# Harter-Heighway Dragon

### From Math Images

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Also, the ratio of the lengths of each new curve to the old curve is: <math>\frac{4(s\sqrt{2})}{4(s)} = \sqrt{2} </math>, so that <math>e = \sqrt{2}</math>. | Also, the ratio of the lengths of each new curve to the old curve is: <math>\frac{4(s\sqrt{2})}{4(s)} = \sqrt{2} </math>, so that <math>e = \sqrt{2}</math>. | ||

- | Thus, the fractal dimension is <math>\frac{logN}{loge} = \frac{log2}{log\sqrt{2}} = 2 </math>, and it is a space-filling curve. | + | Thus, the fractal dimension is <math>\frac{logN}{loge} = \frac{log2}{log\sqrt{2}} = 2 </math>, and it is a <balloon title="A space-filling curve in 2-dimensions is a curve with a fractal dimension of exactly 2. This means that the curve touches every point in the unit square.>space-filling curve</ballono>. |

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## Revision as of 14:25, 1 July 2009

{{Image Description |ImageName=Harter-Heighway Dragon Curve |Image=DragonCurve.jpg |ImageIntro=This image is an artistic rendering of the Harter-Heighway Curve (also called the Dragon Curve), which is a fractal. This curve is an iterated function system and is often referred to as the Jurassic Park Curve, because it garnered popularity after being drawn and alluded to in the novel Jurassic Park by Michael Crichton (1990). |ImageDescElem=

This fractal is described by a curve that undergoes a repetitive process (called an iterated process). To begin the process, the curve has a basic segment of a straight line. Then at each iteration:

- Each line is replaced with two line segments at an angle of 90 degrees (other angles can be used to make fractals that look slightly different)
- Each line is rotated alternatively to the left or to the right of the line it is replacing

The Harter-Heighway Dragon is created by iteration of the curve process described above. This process can be repeated infinitely, and the perimeter or length of the dragon is in fact infinite. However, if you look to the image at the right, a 15th iteration of the Harter-Heighway Dragon is already enough to create an impressive fractal.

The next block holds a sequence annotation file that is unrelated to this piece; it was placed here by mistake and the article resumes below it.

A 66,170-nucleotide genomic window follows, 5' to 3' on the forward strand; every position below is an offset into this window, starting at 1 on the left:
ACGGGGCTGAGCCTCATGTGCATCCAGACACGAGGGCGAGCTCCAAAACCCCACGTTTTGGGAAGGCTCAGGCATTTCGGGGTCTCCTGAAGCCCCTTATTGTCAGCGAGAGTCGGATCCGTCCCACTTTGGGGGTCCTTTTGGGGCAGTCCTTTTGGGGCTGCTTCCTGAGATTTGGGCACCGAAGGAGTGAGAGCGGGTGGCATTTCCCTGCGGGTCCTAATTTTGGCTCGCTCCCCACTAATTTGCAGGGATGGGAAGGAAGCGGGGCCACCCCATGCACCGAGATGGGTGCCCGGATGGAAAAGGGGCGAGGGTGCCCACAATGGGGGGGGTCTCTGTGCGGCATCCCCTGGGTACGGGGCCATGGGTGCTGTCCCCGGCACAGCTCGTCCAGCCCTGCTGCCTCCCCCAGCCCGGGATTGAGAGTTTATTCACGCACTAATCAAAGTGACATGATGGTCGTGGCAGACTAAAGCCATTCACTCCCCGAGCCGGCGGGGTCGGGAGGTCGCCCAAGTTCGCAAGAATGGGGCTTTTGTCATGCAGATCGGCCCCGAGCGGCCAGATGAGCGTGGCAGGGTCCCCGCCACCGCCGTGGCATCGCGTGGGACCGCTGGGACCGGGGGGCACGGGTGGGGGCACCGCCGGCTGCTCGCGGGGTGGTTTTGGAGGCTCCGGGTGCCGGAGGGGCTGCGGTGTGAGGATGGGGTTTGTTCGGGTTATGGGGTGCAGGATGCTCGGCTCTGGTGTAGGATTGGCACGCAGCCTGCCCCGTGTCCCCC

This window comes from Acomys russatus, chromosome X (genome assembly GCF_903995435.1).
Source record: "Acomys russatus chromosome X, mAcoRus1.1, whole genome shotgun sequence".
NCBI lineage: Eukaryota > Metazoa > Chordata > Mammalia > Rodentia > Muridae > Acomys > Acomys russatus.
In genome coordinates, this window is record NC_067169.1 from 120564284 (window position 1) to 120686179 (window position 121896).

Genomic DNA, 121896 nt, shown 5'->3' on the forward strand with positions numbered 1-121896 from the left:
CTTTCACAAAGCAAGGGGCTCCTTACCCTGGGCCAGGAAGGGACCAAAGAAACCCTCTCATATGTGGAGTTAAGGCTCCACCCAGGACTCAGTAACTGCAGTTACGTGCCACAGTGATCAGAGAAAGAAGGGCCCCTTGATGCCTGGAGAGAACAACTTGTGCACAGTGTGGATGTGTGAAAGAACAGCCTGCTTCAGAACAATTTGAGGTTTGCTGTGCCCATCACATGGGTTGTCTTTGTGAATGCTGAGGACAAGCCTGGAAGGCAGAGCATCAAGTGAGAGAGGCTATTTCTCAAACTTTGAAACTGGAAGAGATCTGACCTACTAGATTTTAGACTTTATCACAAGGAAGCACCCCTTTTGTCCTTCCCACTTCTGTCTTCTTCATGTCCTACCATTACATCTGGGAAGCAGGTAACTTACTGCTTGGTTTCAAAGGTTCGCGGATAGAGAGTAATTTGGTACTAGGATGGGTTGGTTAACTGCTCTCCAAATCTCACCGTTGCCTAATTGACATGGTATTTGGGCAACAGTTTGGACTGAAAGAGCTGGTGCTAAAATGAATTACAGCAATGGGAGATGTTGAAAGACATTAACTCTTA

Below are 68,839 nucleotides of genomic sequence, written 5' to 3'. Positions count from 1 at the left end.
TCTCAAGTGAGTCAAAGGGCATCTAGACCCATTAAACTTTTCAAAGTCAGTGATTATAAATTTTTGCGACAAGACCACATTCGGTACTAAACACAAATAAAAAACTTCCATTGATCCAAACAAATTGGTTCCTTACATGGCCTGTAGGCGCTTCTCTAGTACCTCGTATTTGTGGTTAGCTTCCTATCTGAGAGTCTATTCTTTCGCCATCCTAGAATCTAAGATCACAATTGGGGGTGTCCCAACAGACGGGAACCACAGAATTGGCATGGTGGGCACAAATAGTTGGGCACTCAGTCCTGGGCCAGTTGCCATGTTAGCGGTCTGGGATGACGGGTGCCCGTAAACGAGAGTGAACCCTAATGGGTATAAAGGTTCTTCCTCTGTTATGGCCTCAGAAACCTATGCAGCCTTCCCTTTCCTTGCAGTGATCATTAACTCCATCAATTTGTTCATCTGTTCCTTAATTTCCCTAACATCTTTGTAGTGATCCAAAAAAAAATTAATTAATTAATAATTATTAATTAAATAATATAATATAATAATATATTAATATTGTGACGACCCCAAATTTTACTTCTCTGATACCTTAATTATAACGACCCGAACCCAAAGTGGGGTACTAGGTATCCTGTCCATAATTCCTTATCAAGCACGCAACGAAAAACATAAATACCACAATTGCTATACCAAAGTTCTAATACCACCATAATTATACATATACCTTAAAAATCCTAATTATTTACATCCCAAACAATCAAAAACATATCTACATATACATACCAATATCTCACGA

An interesting property of this curve is that the curve never crosses itself. Although the corners of the fractal seem to touch at various points, the curve never actually crosses over itself. Also, the curve exhibits *self-similarity* when iterated infinitely, because as you look closer and closer at the curve, the curve continues to look like the larger curve.

|Pre-K=No |Elementary=No |MiddleSchool=Yes |HighSchool=Yes |ImageDesc=

## Contents |

## Properties

{{Hide|1=

### Perimeter

### Number of Sides

### Fractal Dimension

{{hide|1= The Fractal Dimension of the Harter-Heighway Curve can also be calculated using the equation: .

Let us use the second iteration of the curve as seen below to calculate the fractal dimension.

There are two new curves that arise during the iteration so that .

Also, the ratio of the lengths of each new curve to the old curve is: , so that .

Thus, the fractal dimension is , and it is a space-filling curve

}}

|other=Algebra |AuthorName=SolKoll |AuthorDesc=SolKoll is interested in fractals, and created this image using an iterated function system (IFS). |SiteName=Wikimedia Commons |SiteURL=http://commons.wikimedia.org/wiki/File:Harter-Heighways_dragon_curve_(3D_twist).jpg |Field=Dynamic Systems |Field2=Fractals |FieldLinks= |References= Wikipedia, [http://en.wikipedia.org/wiki/Dragon_curve Wikipedia's Dragon Curve page] Cynthia Lanius, [http://math.rice.edu/~lanius/frac/jurra.html Cynthia Lanius' Fractals Unit: A Jurassic Park Fractal] |ToDo=*An animation for the showing the fractal being drawn gradually through increasing iterations |HideMME = No }}